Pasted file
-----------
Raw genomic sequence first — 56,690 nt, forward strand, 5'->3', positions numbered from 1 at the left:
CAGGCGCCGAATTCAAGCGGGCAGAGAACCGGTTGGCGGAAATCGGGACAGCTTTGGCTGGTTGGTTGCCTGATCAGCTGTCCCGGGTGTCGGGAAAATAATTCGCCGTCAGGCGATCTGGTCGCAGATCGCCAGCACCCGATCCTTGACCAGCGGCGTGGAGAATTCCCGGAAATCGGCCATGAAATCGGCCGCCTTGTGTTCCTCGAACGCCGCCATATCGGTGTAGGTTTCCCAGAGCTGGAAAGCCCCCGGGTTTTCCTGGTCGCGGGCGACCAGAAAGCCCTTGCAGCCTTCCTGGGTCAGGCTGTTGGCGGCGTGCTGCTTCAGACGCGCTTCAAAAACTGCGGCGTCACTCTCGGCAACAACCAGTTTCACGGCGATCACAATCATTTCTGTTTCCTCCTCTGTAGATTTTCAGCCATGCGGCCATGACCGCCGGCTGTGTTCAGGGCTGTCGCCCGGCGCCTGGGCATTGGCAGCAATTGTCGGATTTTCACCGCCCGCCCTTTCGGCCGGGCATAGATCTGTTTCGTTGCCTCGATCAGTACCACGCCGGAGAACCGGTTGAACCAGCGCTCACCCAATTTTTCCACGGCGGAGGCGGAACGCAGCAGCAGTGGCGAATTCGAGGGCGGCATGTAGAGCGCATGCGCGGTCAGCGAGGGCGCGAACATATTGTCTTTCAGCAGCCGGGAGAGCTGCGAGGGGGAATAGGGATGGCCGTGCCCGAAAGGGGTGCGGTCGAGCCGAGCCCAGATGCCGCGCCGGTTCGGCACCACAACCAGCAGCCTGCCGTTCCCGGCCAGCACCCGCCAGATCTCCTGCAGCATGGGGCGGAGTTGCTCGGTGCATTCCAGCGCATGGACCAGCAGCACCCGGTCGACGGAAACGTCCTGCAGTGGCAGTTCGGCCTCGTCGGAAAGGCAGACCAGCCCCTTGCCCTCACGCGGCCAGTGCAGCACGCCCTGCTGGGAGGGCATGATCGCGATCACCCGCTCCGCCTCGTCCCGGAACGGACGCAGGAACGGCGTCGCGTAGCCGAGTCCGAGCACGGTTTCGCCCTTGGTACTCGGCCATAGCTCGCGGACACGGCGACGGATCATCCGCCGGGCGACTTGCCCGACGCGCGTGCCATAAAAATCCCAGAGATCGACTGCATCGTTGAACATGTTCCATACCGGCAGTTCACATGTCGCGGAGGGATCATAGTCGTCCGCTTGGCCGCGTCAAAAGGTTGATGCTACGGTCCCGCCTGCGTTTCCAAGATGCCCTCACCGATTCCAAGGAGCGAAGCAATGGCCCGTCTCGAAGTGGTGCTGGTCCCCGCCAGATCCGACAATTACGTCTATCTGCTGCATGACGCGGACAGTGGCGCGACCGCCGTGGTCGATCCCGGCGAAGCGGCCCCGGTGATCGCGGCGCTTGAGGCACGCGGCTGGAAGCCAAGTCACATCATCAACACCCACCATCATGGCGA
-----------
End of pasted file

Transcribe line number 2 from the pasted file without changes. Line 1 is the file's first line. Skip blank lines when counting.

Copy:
CAGGCGCCGAATTCAAGCGGGCAGAGAACCGGTTGGCGGAAATCGGGACAGCTTTGGCTGGTTGGTTGCCTGATCAGCTGTCCCGGGTGTCGGGAAAATAATTCGCCGTCAGGCGATCTGGTCGCAGATCGCCAGCACCCGATCCTTGACCAGCGGCGTGGAGAATTCCCGGAAATCGGCCATGAAATCGGCCGCCTTGTGTTCCTCGAACGCCGCCATATCGGTGTAGGTTTCCCAGAGCTGGAAAGCCCCCGGGTTTTCCTGGTCGCGGGCGACCAGAAAGCCCTTGCAGCCTTCCTGGGTCAGGCTGTTGGCGGCGTGCTGCTTCAGACGCGCTTCAAAAACTGCGGCGTCACTCTCGGCAACAACCAGTTTCACGGCGATCACAATCATTTCTGTTTCCTCCTCTGTAGATTTTCAGCCATGCGGCCATGACCGCCGGCTGTGTTCAGGGCTGTCGCCCGGCGCCTGGGCATTGGCAGCAATTGTCGGATTTTCACCGCCCGCCCTTTCGGCCGGGCATAGATCTGTTTCGTTGCCTCGATCAGTACCACGCCGGAGAACCGGTTGAACCAGCGCTCACCCAATTTTTCCACGGCGGAGGCGGAACGCAGCAGCAGTGGCGAATTCGAGGGCGGCATGTAGAGCGCATGCGCGGTCAGCGAGGGCGCGAACATATTGTCTTTCAGCAGCCGGGAGAGCTGCGAGGGGGAATAGGGATGGCCGTGCCCGAAAGGGGTGCGGTCGAGCCGAGCCCAGATGCCGCGCCGGTTCGGCACCACAACCAGCAGCCTGCCGTTCCCGGCCAGCACCCGCCAGATCTCCTGCAGCATGGGGCGGAGTTGCTCGGTGCATTCCAGCGCATGGACCAGCAGCACCCGGTCGACGGAAACGTCCTGCAGTGGCAGTTCGGCCTCGTCGGAAAGGCAGACCAGCCCCTTGCCCTCACGCGGCCAGTGCAGCACGCCCTGCTGGGAGGGCATGATCGCGATCACCCGCTCCGCCTCGTCCCGGAACGGACGCAGGAACGGCGTCGCGTAGCCGAGTCCGAGCACGGTTTCGCCCTTGGTACTCGGCCATAGCTCGCGGACACGGCGACGGATCATCCGCCGGGCGACTTGCCCGACGCGCGTGCCATAAAAATCCCAGAGATCGACTGCATCGTTGAACATGTTCCATACCGGCAGTTCACATGTCGCGGAGGGATCATAGTCGTCCGCTTGGCCGCGTCAAAAGGTTGATGCTACGGTCCCGCCTGCGTTTCCAAGATGCCCTCACCGATTCCAAGGAGCGAAGCAATGGCCCGTCTCGAAGTGGTGCTGGTCCCCGCCAGATCCGACAATTACGTCTATCTGCTGCATGACGCGGACAGTGGCGCGACCGCCGTGGTCGATCCCGGCGAAGCGGCCCCGGTGATCGCGGCGCTTGAGGCACGCGGCTGGAAGCCAAGTCACATCATCAACACCCACCATCATGGCGA